Development and Evaluation of Deep-Sea Swimsuit Materials.
NAVY CLOTHING AND TEXTILE RESEARCH UNIT NATICK MASS
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Two chemically distinct, flexible, syntactic foams--a Unit-developed, polyurethane, hollow-glass-microsphere composite and a proprietary, PVC, hollow-glass-microsphere composite--have been produced which may prove useful for swimsuit applications in deep-sea environments down to 1000 feet of salt water FSW. Tests showed that both materials were essentially incompressible to depths of 1000 FSW less than 3 and provided more insulation than currently used Neoprene-foam materials at depths greater than 20 FSW. The materials, however, were considerably heavier than the foam although significantly less dense than sea water. Standard wet-style swimsuits were fabricated from these experimental materials for verification of sample thermal-conductivity data. Suit conductivity tests performed on an instrumented copper manikin substantially confirmed the material test data obtained with a guarded hot-plate device. During construction of the suits it also became apparent that special designs and fabrication techniques would have to be developed to utilize these materials most effectively. The thermal-conductivity results measured for both material composites were higher than expected based upon theoretical derivations, indicating that further improvements may be possible in this property. Author, modified-PL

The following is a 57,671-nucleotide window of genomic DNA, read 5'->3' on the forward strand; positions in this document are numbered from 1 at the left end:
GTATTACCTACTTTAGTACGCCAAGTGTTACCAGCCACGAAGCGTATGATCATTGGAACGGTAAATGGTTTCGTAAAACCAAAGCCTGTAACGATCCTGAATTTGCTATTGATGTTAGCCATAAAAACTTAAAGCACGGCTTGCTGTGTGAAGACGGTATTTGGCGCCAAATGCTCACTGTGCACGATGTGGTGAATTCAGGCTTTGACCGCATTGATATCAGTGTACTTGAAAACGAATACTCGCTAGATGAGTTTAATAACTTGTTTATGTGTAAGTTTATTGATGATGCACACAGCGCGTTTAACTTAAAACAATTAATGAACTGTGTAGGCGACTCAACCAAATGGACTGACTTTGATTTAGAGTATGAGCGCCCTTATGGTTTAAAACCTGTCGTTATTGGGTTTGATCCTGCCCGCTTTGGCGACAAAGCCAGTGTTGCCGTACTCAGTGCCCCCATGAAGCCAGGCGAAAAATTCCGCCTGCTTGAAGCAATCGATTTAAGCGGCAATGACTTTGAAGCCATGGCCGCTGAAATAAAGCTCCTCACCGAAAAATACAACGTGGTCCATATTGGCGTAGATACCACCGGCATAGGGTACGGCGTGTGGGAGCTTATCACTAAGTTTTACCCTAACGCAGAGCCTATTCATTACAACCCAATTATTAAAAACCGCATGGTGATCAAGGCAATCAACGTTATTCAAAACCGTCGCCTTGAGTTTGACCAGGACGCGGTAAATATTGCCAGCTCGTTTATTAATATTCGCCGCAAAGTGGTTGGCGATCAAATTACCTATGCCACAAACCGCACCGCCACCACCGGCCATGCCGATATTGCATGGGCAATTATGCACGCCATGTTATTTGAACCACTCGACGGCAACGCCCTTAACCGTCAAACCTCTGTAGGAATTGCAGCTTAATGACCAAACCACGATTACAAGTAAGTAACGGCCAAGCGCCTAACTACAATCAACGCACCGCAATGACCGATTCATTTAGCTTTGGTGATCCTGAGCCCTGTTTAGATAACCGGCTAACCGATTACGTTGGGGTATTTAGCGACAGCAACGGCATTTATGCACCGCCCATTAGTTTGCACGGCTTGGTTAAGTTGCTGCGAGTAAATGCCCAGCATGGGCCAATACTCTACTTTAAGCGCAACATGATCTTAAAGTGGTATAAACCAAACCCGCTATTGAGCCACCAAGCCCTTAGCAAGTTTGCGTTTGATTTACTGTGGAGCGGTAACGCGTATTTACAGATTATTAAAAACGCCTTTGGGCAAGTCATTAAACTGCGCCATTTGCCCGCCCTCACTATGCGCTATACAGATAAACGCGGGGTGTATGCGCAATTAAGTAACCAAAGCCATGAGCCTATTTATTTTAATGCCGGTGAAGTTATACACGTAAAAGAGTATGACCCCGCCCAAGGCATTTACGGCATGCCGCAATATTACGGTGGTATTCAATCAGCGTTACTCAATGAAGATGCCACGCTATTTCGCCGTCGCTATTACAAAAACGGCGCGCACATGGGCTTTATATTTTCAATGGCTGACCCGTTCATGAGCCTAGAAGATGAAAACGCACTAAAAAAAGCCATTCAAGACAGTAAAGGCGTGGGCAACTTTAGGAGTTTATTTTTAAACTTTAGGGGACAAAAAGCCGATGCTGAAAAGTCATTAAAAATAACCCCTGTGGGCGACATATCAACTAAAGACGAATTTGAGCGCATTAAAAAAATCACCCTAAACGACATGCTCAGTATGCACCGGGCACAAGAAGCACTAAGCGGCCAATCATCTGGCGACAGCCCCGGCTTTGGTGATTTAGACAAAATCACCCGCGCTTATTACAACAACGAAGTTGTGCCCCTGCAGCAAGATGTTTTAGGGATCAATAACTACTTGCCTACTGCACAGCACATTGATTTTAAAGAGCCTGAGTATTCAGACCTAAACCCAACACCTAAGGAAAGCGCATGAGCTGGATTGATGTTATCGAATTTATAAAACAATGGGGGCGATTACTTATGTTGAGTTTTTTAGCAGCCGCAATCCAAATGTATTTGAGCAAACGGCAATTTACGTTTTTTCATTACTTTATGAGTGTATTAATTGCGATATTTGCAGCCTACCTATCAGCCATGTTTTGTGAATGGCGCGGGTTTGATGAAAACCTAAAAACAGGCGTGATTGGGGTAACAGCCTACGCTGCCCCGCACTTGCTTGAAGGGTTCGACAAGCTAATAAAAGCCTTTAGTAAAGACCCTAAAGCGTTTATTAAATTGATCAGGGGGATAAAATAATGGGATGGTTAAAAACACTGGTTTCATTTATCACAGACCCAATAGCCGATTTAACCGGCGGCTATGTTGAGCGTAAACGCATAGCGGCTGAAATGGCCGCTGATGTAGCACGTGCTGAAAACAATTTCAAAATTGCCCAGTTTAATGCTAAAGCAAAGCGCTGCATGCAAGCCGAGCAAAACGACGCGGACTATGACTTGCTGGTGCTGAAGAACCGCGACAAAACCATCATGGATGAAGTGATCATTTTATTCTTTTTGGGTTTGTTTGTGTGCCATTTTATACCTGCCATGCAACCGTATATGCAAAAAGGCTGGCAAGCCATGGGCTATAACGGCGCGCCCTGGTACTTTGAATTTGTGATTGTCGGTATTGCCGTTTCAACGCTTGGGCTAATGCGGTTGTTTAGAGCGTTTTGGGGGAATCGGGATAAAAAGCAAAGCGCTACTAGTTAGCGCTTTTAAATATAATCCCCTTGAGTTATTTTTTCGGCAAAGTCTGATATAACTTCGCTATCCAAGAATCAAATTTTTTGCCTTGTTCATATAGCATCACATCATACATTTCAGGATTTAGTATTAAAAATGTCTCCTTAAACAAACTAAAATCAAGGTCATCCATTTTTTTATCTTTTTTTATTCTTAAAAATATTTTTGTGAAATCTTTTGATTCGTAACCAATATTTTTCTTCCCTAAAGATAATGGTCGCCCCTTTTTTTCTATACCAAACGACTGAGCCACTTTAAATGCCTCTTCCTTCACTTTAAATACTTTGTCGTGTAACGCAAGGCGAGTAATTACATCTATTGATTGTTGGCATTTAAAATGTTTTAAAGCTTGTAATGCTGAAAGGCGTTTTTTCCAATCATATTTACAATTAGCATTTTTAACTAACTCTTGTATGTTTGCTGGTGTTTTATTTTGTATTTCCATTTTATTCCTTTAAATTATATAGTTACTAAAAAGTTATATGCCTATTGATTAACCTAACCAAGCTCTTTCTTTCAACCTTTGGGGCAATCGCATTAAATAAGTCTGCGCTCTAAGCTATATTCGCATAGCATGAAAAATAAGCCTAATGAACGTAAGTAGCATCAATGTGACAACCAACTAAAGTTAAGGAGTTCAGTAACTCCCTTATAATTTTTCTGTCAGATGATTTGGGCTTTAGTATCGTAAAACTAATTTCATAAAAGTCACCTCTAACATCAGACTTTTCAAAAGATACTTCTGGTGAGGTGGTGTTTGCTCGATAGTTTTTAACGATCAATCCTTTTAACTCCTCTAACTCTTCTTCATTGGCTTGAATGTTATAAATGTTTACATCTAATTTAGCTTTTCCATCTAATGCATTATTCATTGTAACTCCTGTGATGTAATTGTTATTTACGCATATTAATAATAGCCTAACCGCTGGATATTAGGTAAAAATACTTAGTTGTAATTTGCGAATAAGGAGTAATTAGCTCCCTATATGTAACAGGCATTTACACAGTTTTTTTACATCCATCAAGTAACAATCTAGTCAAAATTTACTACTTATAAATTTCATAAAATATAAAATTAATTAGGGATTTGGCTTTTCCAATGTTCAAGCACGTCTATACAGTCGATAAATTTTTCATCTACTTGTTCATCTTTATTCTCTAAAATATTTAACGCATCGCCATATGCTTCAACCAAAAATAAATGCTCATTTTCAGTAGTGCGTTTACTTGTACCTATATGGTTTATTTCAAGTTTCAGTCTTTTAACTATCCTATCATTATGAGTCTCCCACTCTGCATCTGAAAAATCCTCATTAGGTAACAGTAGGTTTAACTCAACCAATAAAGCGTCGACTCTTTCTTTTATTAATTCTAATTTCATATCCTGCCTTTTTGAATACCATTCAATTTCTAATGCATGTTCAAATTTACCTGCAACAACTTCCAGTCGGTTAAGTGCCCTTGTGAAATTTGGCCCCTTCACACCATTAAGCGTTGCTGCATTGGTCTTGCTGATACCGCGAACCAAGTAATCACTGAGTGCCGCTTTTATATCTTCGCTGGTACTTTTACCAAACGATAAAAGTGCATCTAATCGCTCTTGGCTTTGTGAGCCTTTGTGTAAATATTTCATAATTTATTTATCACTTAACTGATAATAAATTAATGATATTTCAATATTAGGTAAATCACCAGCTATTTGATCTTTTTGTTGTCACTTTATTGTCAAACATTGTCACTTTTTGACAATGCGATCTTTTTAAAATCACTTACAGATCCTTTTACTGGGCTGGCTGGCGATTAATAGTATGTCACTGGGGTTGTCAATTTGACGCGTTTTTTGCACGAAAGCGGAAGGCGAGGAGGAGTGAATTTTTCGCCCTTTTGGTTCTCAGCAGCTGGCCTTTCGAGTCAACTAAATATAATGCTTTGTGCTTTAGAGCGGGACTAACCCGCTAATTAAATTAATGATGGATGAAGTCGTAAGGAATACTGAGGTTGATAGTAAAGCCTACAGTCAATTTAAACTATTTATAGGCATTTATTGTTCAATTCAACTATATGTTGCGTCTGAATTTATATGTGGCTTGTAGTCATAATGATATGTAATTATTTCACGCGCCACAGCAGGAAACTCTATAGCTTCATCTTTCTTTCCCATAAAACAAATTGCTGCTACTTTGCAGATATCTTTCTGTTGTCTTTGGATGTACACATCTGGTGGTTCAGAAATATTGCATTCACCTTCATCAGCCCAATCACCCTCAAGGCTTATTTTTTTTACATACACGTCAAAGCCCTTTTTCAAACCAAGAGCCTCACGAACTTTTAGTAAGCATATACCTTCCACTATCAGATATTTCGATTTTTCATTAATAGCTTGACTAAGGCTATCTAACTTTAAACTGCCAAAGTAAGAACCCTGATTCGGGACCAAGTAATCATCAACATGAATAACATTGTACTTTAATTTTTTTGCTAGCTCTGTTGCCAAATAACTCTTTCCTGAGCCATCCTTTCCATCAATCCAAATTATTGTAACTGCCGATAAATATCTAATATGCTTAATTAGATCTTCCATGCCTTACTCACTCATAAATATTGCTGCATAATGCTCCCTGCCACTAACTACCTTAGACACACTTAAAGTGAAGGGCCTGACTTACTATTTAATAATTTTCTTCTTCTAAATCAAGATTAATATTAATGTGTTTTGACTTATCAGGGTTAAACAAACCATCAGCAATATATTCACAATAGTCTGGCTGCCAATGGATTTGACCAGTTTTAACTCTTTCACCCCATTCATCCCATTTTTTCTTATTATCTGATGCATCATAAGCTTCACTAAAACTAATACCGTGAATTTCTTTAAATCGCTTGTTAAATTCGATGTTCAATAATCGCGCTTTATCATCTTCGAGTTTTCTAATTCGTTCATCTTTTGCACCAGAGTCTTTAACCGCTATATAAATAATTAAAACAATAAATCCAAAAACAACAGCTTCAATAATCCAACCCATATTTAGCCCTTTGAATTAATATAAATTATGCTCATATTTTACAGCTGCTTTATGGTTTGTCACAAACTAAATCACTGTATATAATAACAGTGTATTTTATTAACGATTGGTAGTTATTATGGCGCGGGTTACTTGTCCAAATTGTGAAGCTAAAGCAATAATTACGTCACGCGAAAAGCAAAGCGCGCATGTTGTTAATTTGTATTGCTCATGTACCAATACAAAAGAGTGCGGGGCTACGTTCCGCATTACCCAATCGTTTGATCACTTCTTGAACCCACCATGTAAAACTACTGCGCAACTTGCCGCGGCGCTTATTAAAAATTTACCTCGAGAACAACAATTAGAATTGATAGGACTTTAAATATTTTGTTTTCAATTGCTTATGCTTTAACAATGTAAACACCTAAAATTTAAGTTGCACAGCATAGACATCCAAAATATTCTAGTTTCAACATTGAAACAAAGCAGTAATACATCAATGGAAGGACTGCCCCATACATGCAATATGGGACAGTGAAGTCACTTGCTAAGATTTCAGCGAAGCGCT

- Life Support Systems